• Fix-It Frank is a problem solver by nature. He is quick with a suggestion of what someone needs to do to “get better”.
  • Cheer-Up Cheryl has the gift of positivity, but she is always pushing people to look on the bright side, often before they are ready. “At least” is one of her favorite phrases.
  • Buck-Up Bobby is inconvenienced by displays of emotion. He believes in powering through difficult emotions and feels strongly that emotion has no place in the office.
  • Commiserating Candace jumps in quickly with her own story, hijacking the narrative. Suddenly, the conversation becomes all about her. Or her sister. Or her dog. You get the idea.
  • Interrogating Edward is a natural investigator. He likes getting to the bottom of things. He’ll pepper you with questions: “Well, why do you feel that way?”, leaving you feeling defensive.
  • Joking Julie changes the subject with a joke. She dismisses your story and makes light of your pain. She does this to herself, too.

What can I do to build empathy?

Do you see yourself in one of those types? 

Just last week, I found myself pulling a Buck-Up Bobby, after my son got sent home for a (potential) case of COVID. I berated him for not being able to deal with an allergy headache without going to the nurse. Not my best parenting moment.

We also had a pet bunny die. Before Bluebell was in the ground, I was researching where to get a new Holland Lop; operating in full-on Fix-It Frank mode. 

Empathy tip 1: cultivate awareness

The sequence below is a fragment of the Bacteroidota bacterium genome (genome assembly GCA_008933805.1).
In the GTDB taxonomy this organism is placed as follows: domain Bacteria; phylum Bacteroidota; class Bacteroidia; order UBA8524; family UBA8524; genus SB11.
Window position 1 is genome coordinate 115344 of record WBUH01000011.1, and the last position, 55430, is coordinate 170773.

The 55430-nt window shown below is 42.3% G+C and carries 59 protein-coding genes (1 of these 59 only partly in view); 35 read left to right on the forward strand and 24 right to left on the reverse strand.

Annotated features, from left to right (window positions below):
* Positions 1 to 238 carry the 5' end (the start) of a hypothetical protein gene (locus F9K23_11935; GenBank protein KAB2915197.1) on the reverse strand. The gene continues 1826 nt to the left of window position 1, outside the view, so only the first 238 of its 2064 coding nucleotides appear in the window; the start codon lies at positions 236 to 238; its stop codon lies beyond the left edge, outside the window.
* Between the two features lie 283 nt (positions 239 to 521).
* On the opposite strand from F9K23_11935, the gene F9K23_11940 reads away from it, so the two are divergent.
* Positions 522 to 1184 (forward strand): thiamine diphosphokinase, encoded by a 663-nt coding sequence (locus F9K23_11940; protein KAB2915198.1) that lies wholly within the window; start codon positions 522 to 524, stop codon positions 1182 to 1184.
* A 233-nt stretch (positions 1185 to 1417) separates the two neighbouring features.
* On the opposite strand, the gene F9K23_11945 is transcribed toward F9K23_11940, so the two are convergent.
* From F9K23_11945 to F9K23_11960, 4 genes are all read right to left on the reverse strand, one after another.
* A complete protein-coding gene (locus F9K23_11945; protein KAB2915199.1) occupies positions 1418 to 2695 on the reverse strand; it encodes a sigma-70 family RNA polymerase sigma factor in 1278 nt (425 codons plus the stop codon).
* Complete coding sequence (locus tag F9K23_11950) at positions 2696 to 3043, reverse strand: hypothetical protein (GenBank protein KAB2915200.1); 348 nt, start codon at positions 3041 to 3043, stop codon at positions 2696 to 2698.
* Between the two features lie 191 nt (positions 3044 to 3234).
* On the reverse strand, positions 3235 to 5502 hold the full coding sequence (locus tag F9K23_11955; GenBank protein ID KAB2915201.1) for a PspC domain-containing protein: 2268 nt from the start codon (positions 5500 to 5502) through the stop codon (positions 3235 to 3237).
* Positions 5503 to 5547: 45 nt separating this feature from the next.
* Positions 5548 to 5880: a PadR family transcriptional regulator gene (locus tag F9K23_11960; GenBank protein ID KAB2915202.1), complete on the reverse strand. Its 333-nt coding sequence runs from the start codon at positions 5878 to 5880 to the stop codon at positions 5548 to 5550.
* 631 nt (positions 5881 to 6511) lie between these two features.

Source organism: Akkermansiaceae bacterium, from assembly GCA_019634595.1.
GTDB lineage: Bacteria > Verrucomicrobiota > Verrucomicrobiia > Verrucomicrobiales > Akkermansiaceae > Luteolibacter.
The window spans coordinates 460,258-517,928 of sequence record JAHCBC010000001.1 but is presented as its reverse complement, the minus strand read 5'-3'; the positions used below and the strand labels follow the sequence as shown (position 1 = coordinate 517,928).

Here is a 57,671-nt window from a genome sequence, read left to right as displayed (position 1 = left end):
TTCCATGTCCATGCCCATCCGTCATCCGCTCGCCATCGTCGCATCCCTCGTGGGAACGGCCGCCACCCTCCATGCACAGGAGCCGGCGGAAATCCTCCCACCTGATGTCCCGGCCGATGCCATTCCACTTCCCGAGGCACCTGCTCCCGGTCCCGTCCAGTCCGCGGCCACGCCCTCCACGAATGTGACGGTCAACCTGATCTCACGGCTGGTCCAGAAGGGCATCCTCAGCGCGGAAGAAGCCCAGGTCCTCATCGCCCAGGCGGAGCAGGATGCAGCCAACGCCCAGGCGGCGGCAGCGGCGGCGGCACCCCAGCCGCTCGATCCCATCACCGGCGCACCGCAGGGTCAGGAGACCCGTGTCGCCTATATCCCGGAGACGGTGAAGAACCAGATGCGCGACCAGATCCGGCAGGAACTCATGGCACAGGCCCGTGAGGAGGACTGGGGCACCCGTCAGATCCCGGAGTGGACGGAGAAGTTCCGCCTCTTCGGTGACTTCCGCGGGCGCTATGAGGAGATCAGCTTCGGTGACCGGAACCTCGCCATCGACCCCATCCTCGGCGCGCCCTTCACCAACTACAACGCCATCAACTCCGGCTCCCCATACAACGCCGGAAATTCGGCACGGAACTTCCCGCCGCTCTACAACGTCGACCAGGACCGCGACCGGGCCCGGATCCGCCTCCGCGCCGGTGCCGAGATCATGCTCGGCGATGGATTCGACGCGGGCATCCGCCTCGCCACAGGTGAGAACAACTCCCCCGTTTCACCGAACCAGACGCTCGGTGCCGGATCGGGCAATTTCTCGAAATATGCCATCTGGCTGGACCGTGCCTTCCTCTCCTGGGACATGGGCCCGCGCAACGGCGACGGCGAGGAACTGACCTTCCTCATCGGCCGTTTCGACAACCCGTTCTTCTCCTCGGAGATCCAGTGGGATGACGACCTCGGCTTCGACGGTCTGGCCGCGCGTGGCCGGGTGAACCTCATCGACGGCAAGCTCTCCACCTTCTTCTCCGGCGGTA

Observe yourself over the next week. When do you find yourself defaulting to these behavior patterns? You can deepen your awareness by vulnerably asking a family member or a coworker who knows you well if they experience you as a particular type. 

Empathy tip 2: radical attention

This is especially important for the Commiserating Candaces or Cheer-Up Cheryls: coach yourself to quietness and attention. This is not the time to share a story or a pick-me-up cliché. The most important thing is to let the person in front of you know that they are seen and heard. You don’t need to fix her or make the pain go away. Just be present for them.

Empathy tip 3: something is better than nothing

You won’t always get everything right—none of us will—but the effort shows that you care. Integrate statements like, “I’m so sorry that you’re going through this” or “That sounds hard” into your empathy vocabulary. They show resonance without judgment. 

And if you don’t know what to say, say that! “I don’t even know what to say right now, but I just want to let you know that I care.”

Empathy at work matters. Each time you improve your toolkit, you increase your capacity to show up and be an Empathy First Responder, helping those around you survive, stabilize, and thrive. 

Liesel Mertes is a Workplace Empathy Consultant, host of the Handle with Care podcast, speaker, trainer, and the Founder of Handle with Care Consulting. You can find out more about her work at